Biden defends remarks that undocumented immigrants are ‘already Americans’

Vice President Biden talks about immigration reform May 5. (Reuters)

Vice President Biden defended remarks he made in March saying that 11 million undocumented immigrants are "already American," telling a breakfast that he believes immigration reform would be a boon for the country.

"And I know I was criticized for saying a couple of months ago in Florida that these 11 million folks in the shadows are already Americans and I got pretty roundly criticized for that. But they are Americans," Biden said Monday. "They may not be citizens, but they are Americans. In the definition of Teddy Roosevelt, he said Americanism is not a question of birthplace or creed or line of descent, it's a question of principles, idealism and character. And I would argue that those 11 million folks who have been here breaking their neck, working hard, they are Americans."

The remarks came two days after Biden, speaking at Miami Dade College, was interrupted by a woman who yelled, "stop deportations." Biden was speaking about the importance of immigrants to the United States.

"We'll do that, kid, but let me finish my speech," Biden said in response.

Biden spoke Monday at a breakfast celebrating Cinco de Mayo. Biden repeated the call for the House of Representatives to take up a stalled immigration bill, saying that "we have to redouble our demand" for congressional action. He called specifically on House Speaker John Boehner (R-Ohio) to move on the legislation.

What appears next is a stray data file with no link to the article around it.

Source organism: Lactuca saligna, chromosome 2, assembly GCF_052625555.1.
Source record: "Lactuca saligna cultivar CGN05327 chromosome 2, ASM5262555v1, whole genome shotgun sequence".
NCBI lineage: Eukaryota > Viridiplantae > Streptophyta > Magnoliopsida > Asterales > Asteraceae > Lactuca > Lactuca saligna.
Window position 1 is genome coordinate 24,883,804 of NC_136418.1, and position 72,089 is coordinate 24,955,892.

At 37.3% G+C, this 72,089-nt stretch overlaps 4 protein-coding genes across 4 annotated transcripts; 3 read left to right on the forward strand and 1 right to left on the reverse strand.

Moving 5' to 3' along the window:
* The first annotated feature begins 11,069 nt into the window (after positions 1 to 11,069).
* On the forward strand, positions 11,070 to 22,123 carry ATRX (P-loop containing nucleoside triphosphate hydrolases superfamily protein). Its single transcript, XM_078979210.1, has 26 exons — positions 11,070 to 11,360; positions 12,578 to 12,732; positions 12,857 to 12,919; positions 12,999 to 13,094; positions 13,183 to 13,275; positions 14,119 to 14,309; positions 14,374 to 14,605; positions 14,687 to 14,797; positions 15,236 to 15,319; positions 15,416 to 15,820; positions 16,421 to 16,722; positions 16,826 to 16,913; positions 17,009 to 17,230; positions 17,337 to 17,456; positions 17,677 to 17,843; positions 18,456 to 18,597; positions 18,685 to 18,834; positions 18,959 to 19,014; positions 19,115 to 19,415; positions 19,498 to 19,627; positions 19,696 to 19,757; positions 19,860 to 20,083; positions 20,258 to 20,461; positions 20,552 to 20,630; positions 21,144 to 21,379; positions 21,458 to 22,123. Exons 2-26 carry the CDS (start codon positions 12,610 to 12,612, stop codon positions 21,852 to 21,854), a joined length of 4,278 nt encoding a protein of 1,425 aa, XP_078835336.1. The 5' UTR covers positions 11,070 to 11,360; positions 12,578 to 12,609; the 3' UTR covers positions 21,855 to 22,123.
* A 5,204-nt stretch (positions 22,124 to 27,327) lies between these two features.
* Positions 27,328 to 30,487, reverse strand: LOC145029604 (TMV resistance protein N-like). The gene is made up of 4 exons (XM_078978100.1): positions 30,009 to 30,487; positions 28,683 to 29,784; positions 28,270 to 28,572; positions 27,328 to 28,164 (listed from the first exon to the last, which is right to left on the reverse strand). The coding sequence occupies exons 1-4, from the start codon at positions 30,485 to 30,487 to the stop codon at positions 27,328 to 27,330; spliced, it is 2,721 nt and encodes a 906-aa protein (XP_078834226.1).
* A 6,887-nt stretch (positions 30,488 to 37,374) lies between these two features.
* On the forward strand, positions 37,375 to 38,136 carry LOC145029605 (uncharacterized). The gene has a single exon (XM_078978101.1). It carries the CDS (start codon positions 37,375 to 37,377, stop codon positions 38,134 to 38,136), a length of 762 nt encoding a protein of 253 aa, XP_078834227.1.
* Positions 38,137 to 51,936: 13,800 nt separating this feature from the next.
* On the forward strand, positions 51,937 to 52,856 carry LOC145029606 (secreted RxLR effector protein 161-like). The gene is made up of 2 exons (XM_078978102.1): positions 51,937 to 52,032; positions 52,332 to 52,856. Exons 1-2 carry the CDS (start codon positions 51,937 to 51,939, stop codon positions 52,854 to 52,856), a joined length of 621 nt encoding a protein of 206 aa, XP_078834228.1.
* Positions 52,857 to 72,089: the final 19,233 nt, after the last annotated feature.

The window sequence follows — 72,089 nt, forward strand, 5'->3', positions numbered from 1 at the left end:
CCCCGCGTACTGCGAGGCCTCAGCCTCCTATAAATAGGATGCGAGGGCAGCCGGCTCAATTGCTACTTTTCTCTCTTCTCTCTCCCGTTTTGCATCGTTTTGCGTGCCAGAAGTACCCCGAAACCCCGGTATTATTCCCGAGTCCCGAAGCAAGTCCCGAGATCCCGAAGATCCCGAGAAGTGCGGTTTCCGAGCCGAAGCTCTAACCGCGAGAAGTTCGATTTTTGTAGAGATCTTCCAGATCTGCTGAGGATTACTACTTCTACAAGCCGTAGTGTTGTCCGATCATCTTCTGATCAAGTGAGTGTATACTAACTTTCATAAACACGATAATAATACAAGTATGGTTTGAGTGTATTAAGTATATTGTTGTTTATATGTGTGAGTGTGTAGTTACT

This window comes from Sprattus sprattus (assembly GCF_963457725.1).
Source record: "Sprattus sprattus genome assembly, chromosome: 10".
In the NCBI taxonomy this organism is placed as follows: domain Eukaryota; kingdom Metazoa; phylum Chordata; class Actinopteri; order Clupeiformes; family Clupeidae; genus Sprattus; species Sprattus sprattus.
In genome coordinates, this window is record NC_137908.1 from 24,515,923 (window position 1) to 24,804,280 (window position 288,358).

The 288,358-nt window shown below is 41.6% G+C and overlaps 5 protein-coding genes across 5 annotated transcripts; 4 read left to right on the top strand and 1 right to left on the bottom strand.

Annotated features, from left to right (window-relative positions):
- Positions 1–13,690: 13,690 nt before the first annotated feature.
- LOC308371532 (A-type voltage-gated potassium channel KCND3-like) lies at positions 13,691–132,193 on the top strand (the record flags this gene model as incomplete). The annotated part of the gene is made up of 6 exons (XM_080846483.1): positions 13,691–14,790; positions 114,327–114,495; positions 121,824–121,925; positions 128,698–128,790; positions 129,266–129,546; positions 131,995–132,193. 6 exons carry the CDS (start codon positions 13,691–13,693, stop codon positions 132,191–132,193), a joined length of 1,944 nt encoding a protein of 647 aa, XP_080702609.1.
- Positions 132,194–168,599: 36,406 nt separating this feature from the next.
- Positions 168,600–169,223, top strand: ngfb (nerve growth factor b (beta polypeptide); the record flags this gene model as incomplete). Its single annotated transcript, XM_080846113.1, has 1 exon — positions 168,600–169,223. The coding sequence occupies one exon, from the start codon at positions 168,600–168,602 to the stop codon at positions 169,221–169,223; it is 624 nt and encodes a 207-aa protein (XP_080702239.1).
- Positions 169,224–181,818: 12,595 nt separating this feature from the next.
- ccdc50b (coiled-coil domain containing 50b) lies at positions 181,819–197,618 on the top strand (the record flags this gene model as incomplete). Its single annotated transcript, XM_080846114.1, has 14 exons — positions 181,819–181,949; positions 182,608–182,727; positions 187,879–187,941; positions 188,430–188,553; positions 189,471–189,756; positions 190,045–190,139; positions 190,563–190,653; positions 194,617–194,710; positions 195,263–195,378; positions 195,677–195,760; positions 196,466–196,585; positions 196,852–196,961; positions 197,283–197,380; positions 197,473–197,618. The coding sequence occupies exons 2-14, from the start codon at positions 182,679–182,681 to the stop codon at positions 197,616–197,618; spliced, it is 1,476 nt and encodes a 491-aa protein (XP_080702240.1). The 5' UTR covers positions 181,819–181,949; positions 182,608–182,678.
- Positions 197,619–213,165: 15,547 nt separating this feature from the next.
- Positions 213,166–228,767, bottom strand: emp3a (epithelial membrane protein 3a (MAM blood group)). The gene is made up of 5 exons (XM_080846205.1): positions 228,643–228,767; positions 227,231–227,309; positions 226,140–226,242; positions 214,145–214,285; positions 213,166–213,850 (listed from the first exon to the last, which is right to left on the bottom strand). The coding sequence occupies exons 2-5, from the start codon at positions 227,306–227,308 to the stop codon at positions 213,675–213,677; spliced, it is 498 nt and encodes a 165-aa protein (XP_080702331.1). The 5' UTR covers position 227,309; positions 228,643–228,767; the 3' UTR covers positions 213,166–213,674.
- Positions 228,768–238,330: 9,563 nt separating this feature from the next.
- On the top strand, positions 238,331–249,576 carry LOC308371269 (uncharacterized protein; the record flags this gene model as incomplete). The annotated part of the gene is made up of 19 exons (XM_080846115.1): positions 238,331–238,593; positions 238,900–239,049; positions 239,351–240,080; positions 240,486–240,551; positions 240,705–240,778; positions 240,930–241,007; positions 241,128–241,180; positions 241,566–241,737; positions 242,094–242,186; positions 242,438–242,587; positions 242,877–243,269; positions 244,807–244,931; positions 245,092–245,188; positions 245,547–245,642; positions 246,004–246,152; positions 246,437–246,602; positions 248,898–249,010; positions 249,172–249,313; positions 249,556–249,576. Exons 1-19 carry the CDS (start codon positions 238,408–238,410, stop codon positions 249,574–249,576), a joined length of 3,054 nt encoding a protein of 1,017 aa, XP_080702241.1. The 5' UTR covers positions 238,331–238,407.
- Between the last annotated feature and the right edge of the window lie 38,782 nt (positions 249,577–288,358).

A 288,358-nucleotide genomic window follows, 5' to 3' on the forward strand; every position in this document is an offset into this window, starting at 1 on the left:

"And it's time for John — he's a good man, John Boehner — to stand up and other Republicans to stand up," Biden said. "It's time for him to stand up, stand up and not let the minority — I think it's a minority — of the Republican Party in the House keep us from moving in a way that will change the circumstances for millions and millions of lives."

In recent weeks, President Obama has slammed House Republicans for not acting on the immigration bill, saying they preferred the "status quo of a broken immigration system" over reform.

But according to the Wall Street Journal, Boehner told a Las Vegas fundraiser that he's "hellbent" on passing immigration reform this year.

Biden said Monday that immigration reform would be a "shot in the arm" for the country.

"To continue the dreams of all the American people, we have got to get 11 million people out of the shadows," Biden said. "It's not just to benefit those 11 million people, it's badly needed for the country. The country needs a shot in the arm and this would give it a considerable shot in the arm."

Katie Zezima is a national political correspondent covering the 2016 presidential election. She previously served as a White House correspondent for The Post.



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